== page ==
Legends

 

The Pennsylvania Military College Legends represent the threads of the fabric that bind us to PMC. Because the fabric is strong, our bond will always continue.

 

This page contains the stories of all legends in all categories with the most recently added article first. To read the articles of the specific categories within the Legends, please click on one of the sub-categories below.
 

 

Cadets and others who wish to share their experiences about PMC are welcome to contribute to this page. Visit the Contact page to send us your Legend.

Julius T. Conrad, Class of 1887 (Cavalryman)

Conrad, a decorated career Army officer who served in the Mexican border wars, the Spanish-American War, the Chinese Relief Expedition, the Philippines Insurrection and World War I—and as a professor of Military Science and Tactics at PMC–has the distinction of not only graduating from PMC, but also from the U.S. Military Academy at West Point (Class of 1892).

Born in West Virginia, in 1868, he was the son of Col. Joseph Conrad, who commanded a Union brigade during the Atlanta campaign in the Civil War and “carried in his head a bullet intended for General Phil Sheridan…when he interposed his person for protection of his Chief,” according a 1955 USMA alumni bulletin.

At Pennsylvania Military Academy, Conrad was one of the youngest and most brilliant members of his class. After graduation, he passed the entrance exam for USMA, where his experiences in Chester “enabled him to fit comfortably into the pattern of cadet life at West Point,” the alumni bulletin, written after his death in 1955, reported. After graduation from the Academy, Conrad, an avid horseman, was assigned to the 3rd U.S. Cavalry Regiment. While stationed at Fort Sam Houston, Texas, he was commended for his conduct in the field during the Garza Revolution on the Mexican border.

During the Spanish-American War, the 3rd Cavalry was one of five cavalry units assigned to the crucial assault on San Juan Heights. Three troopers in the regiment were killed and 52 wounded in the action, including 2nd Lt. Conrad, who was shot in the ankle. Conrad was also one of five troopers in the battle awarded a Silver for distinguished gallantry.

After three tours of duty in the Philippines and participation in the Chinese Relief Expedition at the end of the Boxer Rebellion, Conrad, by then a captain, served as Professor of Military Science and Tactics at PMC from 1902-1905. He took a special interest in the Cavalry Squad and was regarded by students as “firm and strict, yet always just, kindly and an ‘all-around good fellow.’” He returned to the college in 1924 to receive the Bachelor of Military Science degree, awarded to honor graduates who served in the military in time of war.

Conrad commanded the 38th Field Artillery during World War I and until it was demobilized in 1919. After that, he served with the Adjutant General’s Department in Washington, D.C. When he retired in 1932, he and his wife, the former Jean Hoskins, settled in Washington.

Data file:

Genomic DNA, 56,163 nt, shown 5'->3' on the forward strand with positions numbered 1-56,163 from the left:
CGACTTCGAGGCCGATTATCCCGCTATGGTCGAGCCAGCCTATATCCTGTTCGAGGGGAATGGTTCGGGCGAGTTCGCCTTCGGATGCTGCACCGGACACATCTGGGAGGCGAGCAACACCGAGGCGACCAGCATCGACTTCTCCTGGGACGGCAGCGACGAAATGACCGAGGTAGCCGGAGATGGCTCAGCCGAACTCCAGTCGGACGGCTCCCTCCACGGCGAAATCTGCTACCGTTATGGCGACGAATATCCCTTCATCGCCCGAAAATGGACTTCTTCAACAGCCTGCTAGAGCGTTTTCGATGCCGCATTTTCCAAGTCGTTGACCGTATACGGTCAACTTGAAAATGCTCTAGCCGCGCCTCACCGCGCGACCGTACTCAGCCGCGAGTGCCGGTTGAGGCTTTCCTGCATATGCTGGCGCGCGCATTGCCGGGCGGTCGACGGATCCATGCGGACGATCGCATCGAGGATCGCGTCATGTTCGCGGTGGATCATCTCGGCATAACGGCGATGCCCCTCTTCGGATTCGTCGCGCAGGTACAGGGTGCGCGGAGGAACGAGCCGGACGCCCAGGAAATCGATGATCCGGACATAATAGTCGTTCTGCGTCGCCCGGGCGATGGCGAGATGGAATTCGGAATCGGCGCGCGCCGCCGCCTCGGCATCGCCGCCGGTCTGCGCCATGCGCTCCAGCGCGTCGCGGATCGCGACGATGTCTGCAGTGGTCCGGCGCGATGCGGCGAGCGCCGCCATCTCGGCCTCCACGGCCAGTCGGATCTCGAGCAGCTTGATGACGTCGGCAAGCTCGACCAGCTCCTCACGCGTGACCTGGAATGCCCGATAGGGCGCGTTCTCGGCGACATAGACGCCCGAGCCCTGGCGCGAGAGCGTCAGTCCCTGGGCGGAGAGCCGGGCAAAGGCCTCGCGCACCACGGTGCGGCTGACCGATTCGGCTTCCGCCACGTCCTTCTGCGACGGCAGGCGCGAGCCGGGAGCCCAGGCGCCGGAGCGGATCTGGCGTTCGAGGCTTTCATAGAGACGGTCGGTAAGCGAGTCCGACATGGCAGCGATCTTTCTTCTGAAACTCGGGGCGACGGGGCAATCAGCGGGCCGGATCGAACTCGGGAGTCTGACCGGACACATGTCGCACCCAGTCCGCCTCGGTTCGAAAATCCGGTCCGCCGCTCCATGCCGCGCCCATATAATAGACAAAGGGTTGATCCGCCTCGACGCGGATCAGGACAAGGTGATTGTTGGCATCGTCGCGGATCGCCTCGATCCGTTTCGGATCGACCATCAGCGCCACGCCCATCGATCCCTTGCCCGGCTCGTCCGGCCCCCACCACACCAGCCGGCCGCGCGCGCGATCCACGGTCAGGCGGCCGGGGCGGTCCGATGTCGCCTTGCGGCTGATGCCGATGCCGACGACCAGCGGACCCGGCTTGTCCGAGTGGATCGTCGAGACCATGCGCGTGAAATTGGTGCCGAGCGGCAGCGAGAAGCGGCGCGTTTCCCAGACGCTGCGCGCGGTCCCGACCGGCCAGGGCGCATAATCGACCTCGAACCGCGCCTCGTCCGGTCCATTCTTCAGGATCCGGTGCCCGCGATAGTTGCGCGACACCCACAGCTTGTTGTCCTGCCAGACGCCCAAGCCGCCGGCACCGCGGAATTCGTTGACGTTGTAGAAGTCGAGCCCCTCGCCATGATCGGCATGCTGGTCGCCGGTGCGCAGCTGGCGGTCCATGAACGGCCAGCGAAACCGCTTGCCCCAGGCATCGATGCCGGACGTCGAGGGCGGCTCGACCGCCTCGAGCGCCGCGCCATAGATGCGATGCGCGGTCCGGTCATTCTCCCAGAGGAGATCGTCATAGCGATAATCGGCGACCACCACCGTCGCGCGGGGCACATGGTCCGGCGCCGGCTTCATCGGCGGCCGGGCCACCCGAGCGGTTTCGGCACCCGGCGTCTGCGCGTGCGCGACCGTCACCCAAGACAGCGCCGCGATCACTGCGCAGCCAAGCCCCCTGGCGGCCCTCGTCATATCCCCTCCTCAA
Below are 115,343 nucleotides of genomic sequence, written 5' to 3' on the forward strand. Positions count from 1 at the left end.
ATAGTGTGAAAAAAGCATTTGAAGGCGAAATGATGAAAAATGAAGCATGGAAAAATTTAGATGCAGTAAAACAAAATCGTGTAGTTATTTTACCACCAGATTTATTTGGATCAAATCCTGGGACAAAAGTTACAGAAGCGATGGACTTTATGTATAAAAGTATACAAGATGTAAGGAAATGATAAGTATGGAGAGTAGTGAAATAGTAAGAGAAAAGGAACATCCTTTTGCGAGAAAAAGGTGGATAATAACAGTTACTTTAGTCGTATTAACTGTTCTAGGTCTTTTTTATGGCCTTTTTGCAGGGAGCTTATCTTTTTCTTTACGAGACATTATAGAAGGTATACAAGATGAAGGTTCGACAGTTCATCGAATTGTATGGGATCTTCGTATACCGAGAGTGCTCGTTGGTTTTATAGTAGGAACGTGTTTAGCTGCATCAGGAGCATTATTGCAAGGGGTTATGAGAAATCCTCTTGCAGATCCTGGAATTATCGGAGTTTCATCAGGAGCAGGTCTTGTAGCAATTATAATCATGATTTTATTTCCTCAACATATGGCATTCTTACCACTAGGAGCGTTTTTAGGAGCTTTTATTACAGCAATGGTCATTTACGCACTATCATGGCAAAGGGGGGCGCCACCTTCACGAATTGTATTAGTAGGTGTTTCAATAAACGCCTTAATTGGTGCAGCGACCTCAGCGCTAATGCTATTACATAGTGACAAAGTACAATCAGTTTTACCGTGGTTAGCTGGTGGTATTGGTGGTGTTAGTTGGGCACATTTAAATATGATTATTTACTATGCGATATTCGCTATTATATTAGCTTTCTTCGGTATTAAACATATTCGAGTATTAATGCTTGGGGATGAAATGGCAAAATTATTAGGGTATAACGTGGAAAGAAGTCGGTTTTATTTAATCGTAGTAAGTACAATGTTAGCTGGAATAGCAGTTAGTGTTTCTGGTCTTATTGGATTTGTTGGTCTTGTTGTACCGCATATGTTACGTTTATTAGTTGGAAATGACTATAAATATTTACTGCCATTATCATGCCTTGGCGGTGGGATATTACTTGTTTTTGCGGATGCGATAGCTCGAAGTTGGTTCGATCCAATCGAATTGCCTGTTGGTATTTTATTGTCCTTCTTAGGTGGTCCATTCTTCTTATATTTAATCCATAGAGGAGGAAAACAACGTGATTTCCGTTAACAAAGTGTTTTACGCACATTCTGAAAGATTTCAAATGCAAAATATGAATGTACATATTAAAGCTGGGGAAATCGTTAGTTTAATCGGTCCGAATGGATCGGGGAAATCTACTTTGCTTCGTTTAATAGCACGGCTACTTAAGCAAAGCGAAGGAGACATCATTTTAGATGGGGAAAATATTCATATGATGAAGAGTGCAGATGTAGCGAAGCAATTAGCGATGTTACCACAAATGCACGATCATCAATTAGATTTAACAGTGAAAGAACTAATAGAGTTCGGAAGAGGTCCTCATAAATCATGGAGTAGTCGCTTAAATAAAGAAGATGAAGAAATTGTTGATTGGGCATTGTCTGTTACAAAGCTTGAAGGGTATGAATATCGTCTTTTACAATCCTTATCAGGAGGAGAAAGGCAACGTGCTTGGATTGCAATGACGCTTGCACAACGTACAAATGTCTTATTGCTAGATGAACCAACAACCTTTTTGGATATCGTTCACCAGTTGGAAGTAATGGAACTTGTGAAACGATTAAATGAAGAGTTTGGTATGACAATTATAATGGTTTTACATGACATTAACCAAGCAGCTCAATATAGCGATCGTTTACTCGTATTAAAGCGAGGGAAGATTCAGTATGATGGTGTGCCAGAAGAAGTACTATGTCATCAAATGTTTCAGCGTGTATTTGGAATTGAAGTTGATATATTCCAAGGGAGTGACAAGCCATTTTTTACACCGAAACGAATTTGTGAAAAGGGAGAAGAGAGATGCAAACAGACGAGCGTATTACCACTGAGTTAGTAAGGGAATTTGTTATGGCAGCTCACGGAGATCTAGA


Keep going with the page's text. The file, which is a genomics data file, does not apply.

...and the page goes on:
After his death in 1955, his plebe-year roommate at West Point remembered him as “as fine and loveable a character as ever was.”

PMC Authors

The key to successful writing, Ernest Hemmingway famously said, is “the application of the seat of the pants to the seat of a chair.” What he was referring to, of course, was discipline. At PMC, inculcating discipline was at the heart of the curriculum, not to mention the real purpose of all that seemingly interminable spit-shining and brass polishing and bracing and close-order drill. So it’s not surprising that several former cadets went on to become successful authors. Here are a few:

BILL SPEER (Class of 1972) has taught at the American Military University and Georgia Military College and produced several historical documentaries and films. “Broomsticks to Battlefields: After the Battle, the Story of Henry C. Robinett in the Civil War,” is the biography of an 1860 graduate of Delaware Military Academy (predecessor to PMC) who distinguished himself as a Civil War artillery captain, only to commit suicide. The book “reminds us that historians and psychologists have barely begun to study…post-traumatic stress disorder among Civil War veterans,” one reviewer wrote.

MARK L. RICHARDS (Class of 1969) served as an Army infantry officer before entering the health care field, where he worked as the chief financial officer at a large academic health center. “Legions of the Forest,” which opens in 9 A.D., and centers around a clash between Roman legions and the German people they intend to subjugate, is a tale of war, treachery and the vicious politics of the Golden Age of Rome.

ROY EATON (CLASS OF 1969) left the Army as a second-lieutenant. He taught math and coached wrestling at St. Bernard, a Connecticut prep school that inducted him into its Athletic Hall of Fame in 2006. He was named to the New York Military Academy Sport Hall of Fame in 2007 and the New London (Conn.) Hall of Fame in 2009. His memoir, “Soldier Boy,” tells the story of his experiences at PMC and as a prep school cadet at New York Military Academy.

DAVID FIEDLER (Class of 1968) served in the Signal Corps and after a deployment to Vietnam was assigned to the U.S. Army Electronics Command. Drawing on his combat experiences, Fiedler wrote a book on radio physics that is still in use today, was used extensively in the Gulf War/Afghanistan and has been incorporated into official Signal Corps doctrine. As a result of his work in tactical communications the Army Chief of Signal has awarded him the Chief of Signal plaque twice and inducted him into the Order of Mercury signal honor society